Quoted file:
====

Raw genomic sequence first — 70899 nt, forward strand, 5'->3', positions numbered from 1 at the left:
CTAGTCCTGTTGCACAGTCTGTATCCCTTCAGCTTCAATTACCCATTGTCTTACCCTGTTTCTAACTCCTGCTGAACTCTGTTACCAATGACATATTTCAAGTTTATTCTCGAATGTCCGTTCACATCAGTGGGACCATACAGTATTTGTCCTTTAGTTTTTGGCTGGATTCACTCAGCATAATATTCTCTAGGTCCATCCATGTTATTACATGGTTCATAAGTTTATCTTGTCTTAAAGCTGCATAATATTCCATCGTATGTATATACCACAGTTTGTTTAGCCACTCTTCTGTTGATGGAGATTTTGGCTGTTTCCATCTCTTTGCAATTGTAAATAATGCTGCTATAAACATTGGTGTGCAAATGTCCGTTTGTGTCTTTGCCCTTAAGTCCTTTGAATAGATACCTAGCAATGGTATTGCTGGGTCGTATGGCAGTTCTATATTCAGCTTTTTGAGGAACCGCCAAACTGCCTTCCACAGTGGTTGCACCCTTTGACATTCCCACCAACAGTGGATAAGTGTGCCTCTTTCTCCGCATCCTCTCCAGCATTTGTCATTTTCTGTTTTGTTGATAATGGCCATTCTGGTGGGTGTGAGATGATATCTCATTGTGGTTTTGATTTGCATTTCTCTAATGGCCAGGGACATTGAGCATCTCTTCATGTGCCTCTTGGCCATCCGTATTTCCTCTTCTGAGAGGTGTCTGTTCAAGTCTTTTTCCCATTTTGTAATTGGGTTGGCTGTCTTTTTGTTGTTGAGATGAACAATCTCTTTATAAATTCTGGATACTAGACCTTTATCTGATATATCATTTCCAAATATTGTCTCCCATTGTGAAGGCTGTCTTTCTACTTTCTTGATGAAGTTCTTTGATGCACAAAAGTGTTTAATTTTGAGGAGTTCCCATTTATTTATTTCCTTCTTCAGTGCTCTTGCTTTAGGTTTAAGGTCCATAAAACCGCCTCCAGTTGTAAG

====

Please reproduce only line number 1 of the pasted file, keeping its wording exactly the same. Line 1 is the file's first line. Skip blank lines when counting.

Raw genomic sequence first — 70899 nt, forward strand, 5'->3', positions numbered from 1 at the left: